- Treasury CS Ukur Yatani rejects three nominated candidates for the position of managing director citing low scores.
The search for Kenya Ports Authority’s new managing director is back to the drawing board for the third time after Treasury and Planning Cabinet Secretary Ukur Yatani rejected three nominated candidates for the position citing low scores.
In a circular dated March 2, 2021, addressed to the board chairman Joseph Kibwana, the Treasury directed KPA to begin afresh the recruitment process within 45 days.
“I have reviewed the list of names, scores and ranking of the candidates proposed for appointment as managing director KPA and noted that all the candidates scored below the desired threshold of 70 per cent in the interview,” said Mr Yatani.
Last week, the KPA board interviewed six candidates and nominated three of them for appointment by Mr Yatani after President Kenyatta transferred the port authority functions from the ministry of Transport to the Treasury.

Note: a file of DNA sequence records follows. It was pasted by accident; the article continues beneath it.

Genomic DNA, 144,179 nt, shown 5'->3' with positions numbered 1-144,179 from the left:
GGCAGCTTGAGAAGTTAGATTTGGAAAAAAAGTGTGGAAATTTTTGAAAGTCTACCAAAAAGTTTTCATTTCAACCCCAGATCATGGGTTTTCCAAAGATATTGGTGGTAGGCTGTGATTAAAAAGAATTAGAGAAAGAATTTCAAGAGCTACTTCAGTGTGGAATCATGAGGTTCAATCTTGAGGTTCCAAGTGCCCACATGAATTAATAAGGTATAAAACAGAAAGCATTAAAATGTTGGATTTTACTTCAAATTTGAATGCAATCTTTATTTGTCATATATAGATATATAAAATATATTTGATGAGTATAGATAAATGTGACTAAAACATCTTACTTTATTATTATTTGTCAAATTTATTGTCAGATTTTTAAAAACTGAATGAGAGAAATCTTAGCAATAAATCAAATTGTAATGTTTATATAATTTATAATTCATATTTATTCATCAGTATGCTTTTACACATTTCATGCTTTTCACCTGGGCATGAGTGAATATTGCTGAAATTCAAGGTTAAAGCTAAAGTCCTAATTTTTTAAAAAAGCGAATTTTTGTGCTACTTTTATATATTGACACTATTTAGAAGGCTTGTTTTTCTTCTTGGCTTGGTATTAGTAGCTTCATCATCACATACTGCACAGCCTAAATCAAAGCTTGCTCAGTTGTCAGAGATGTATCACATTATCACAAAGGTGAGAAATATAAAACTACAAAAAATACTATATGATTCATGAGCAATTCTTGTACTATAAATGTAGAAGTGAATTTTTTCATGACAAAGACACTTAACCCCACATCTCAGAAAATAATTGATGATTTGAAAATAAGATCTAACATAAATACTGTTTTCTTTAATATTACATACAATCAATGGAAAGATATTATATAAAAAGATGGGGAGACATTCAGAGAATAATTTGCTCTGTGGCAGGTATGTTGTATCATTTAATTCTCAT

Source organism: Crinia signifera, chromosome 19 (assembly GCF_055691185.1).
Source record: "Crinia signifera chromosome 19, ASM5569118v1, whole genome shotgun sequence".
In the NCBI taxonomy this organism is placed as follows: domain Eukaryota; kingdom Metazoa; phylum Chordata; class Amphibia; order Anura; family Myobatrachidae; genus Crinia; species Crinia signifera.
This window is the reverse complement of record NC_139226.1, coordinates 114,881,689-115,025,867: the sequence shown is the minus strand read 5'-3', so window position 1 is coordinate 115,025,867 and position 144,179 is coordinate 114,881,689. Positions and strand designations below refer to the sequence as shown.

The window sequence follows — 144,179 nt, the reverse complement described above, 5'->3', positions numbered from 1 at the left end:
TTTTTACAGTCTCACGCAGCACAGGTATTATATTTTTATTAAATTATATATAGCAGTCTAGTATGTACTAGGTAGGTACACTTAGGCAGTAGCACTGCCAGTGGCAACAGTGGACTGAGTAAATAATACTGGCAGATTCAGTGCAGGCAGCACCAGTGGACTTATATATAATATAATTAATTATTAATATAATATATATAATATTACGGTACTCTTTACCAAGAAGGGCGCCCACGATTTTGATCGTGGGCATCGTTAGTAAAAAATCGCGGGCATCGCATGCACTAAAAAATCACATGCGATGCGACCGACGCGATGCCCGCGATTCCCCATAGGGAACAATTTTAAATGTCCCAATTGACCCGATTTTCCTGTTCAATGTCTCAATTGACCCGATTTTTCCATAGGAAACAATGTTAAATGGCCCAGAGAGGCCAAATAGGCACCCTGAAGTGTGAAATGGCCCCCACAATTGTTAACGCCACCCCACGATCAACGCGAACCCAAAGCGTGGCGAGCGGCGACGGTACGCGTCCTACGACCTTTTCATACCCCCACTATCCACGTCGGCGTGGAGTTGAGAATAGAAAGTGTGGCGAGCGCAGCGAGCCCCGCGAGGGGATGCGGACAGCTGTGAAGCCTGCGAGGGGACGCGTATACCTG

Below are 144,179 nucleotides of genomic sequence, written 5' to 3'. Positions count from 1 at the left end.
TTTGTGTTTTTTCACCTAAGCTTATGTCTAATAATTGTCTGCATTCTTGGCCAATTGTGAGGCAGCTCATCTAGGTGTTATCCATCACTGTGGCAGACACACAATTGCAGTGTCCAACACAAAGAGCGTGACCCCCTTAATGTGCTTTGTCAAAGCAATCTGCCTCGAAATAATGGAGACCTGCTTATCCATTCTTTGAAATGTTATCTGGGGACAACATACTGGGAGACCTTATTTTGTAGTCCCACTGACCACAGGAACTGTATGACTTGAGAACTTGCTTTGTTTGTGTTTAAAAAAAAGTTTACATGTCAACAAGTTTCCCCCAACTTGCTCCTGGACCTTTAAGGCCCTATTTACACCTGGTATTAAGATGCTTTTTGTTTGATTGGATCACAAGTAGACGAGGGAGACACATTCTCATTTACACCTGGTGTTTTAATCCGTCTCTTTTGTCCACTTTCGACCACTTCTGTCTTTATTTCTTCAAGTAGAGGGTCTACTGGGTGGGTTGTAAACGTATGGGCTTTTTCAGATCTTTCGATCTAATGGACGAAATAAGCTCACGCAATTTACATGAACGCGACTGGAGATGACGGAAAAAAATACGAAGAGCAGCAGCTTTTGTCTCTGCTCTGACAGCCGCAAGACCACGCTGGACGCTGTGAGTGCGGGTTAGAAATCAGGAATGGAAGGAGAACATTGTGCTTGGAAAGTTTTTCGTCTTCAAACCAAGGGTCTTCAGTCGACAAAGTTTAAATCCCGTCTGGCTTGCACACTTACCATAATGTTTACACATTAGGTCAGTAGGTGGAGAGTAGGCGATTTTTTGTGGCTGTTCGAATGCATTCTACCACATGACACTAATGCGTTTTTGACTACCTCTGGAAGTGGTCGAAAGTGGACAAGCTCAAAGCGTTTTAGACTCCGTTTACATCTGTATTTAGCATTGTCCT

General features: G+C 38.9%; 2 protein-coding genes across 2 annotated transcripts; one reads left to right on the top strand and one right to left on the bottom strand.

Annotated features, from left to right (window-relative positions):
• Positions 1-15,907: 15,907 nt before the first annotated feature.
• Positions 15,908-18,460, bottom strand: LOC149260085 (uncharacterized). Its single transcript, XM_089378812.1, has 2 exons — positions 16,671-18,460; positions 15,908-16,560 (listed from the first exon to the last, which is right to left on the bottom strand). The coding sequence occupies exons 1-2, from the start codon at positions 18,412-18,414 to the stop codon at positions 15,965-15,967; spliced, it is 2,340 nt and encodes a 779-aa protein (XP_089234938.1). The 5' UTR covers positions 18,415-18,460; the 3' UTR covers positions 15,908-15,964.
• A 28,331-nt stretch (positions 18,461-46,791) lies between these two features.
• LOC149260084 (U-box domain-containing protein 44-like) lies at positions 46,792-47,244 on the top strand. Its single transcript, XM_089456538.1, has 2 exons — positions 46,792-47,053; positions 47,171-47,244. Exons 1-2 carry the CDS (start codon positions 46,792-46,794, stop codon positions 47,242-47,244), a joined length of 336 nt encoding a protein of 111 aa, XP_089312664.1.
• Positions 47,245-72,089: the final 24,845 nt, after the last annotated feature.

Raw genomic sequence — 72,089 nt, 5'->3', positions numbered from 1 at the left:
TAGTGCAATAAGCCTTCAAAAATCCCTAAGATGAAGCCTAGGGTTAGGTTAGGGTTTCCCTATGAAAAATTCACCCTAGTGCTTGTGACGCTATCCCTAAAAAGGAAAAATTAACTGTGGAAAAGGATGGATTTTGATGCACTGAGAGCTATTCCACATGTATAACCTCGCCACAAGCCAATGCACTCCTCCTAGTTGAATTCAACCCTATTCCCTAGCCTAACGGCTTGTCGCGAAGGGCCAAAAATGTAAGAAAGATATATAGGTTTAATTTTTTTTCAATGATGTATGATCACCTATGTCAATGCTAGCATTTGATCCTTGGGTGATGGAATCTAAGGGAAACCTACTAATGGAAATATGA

Among the candidates was former Lamu Port-South Sudan-Ethiopia-Transport (Lapsset) Chief Executive Officer Sylvester Kasuku, who headed Lapsset from its inception in March 2013 until January 5 when his term expired.
Planning and Devolution Principal Secretary Mabruk Mwanamaka and James Ng’ang’a, a former KPA insider who is currently the infrastructure director Northern Corridor at TradeMark East Africa were also in the race for KPA’s top job.
Others are Saudi Mwasinago, who is in charge of Shimo Port in Kwale, Martin Motoko who served as KPA corporate manager before moving to Kenya Power and Amani Komora, former KPA head of human resource.
KPA advertised for the position of managing director on April 7, 2020, to replace Dr Daniel Manduku, who resigned in March after battling graft allegations for months.
The recruitment was, however, cancelled prematurely early in August with Treasury directing a fresh search after KPA board was reported to have been divided due to politics and favouritism of some applicants.
The process was also marred by court petitions majority of which were dismissed for lack of merit.